Gildan's Guide to Good Music
The world of music is a vast ocean of crap - join me on a voyage to the tiny isolated islands of excellence.
As the tagline not so subtly suggests, it's really easy to find terrible music - you have but to turn on your radio, and lo, bad music abounds. The good stuff though, well that's rarely quite so easy to find, and while some popular music actually deserves the accolades it receives, most excellent music languishes in comparative obscurity. And that's where I come in!
What I aim to accomplish with these articles is to showcase quality albums from bands you've never heard of, in the hopes that at least one of the comparative handful of people who actually read my rambling and
rampantly egotistical definitely quite humble reviews has found them useful.
Tonight's album is one that, for those of us with the compulsion to categorize and classify everything, is a real monkey wrench in the works.
Night Is The New Day
Musical Genre: Progressive Metal (maybe, it's complicated)
Running Time: 48 minutes
# of Tracks: 11
Particularly noteworthy songs: The Longest Year, Idle Blood, Liberation, Departer
This album gave me a devil of a time when it came to filling in the "Musical Genre" field - Wikipedia simply classifies it as "Alternative Metal", and while that might be technically accurate, it's only going to give you a remarkably misleading impression; bands like Cold and Seether are classified as 'alternative metal' after all, and this is nothing at all like those.
But I'm getting ahead of myself - you probably aren't familiar with Katatonia in the first place, so background is in order! Katatonia is a Swedish metal band formed in 1991 by vocalist/then drummer Jonas Renkse and guitarist Anders Nyström - their initial releases were notable for their bleak melancholy and despair, essentially making them forerunners of the modern day Doom Metal sub-genre. An accident wherein Renske somehow blew out his vocal cords left him unable to perform the harsh growls typical of Doom Metal after their first album was released however, so Opeth's Mikael Åkerfeldt performed the growling vocals on their next two releases, and the band has moved to a softer overall sound after that; each subsequent release has shifted them further away from their Doom Metal roots.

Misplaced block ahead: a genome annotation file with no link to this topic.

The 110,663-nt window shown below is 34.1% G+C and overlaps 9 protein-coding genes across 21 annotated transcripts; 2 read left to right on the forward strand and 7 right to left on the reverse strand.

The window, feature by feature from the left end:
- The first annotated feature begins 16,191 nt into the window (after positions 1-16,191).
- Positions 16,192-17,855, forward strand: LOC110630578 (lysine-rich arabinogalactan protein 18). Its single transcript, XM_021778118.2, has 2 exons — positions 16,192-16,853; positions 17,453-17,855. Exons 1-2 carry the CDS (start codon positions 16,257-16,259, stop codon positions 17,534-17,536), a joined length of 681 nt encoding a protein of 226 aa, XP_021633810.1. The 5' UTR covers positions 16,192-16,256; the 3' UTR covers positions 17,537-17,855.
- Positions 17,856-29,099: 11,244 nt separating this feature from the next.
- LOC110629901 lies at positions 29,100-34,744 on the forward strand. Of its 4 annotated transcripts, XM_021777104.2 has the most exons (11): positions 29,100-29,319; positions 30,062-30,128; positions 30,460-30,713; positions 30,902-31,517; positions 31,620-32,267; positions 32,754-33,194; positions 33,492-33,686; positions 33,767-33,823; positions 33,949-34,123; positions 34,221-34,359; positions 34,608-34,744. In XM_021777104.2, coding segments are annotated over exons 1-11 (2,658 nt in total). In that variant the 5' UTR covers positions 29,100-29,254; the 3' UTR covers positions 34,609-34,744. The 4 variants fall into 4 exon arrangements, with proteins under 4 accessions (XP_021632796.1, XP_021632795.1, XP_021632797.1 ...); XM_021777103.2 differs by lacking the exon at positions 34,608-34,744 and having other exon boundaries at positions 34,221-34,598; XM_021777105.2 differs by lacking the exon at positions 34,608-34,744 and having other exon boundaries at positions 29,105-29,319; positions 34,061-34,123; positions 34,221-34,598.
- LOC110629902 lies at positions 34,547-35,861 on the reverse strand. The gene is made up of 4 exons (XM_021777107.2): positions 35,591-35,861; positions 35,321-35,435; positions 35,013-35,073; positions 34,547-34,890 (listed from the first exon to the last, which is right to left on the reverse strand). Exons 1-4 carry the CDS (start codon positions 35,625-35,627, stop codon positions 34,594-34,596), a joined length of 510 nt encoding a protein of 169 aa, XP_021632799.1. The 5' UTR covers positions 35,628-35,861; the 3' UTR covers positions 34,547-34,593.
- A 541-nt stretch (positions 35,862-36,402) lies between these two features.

Which brings us to this album, which I would consider Katatonia's masterpiece and yet cannot properly categorize - it really defies any neat classification into a sub-genre of metal. In point of fact, Night Is The New Day (and by extension Katatonia itself) is only nominally metal at all, and as an album it really challenges the listener's established notions of just what it means to be a metal band, and damn if it's not bleakly beautiful in the process.
The lyrical content at least hearkens back to their roots as a Doom Metal outfit, as it is rather dark and moody. Yet the vocal delivery itself is quiet, contemplative, and utterly melodious; never strained and never strident, it's practically the definition of "mellow". Coupled with the intricately layered and alternately heavy/soft backing instrumentals, the result is somber and sweeping - session performers contributions of keyboards, strings, and exotic instruments like the theremin have produced a sound that's hauntingly ethereal one moment, or subdued and intimate and yet otherworldly the next. Critics have lauded it for "showcasing beauty and despair in equal amounts", and they're not wrong.
I would go on, but I've quite honestly exhausted my ability to keep finding new ways to describe that which is very hard to describe - you really need to listen to it for yourself. Which you can do by clicking on the embedded YouTube video below - the power of Gildan compels you!
While I first ran across this album a while ago and instantly took a liking to it from the snippets I'd heard, I didn't actually get around to acquiring it until fairly recently, so it (and Katatonia) spent a lot of time just "on my radar". Somehow during that interval I never made a very obvious connection though, one that I really should have noticed before listening to the album's opening track recently made me say "Hey wait a minute" to myself: Jonas Renkse was one of the guest vocalists on the latest Ayreon album 01011001, which I absolutely adored. Somehow knowing that makes me love this album even more, heh.
Let's see... yep, I'm pretty much out of things to talk about, so I guess it's time to bring another entry of the guide to a close - as always I welcome any comments you might have, and I'm always open to suggestions on what to talk about next, yes sirree!
That last bit was quite obviously a lie, but don't let that stop you from futilely suggesting things anyways if you are so inclined.
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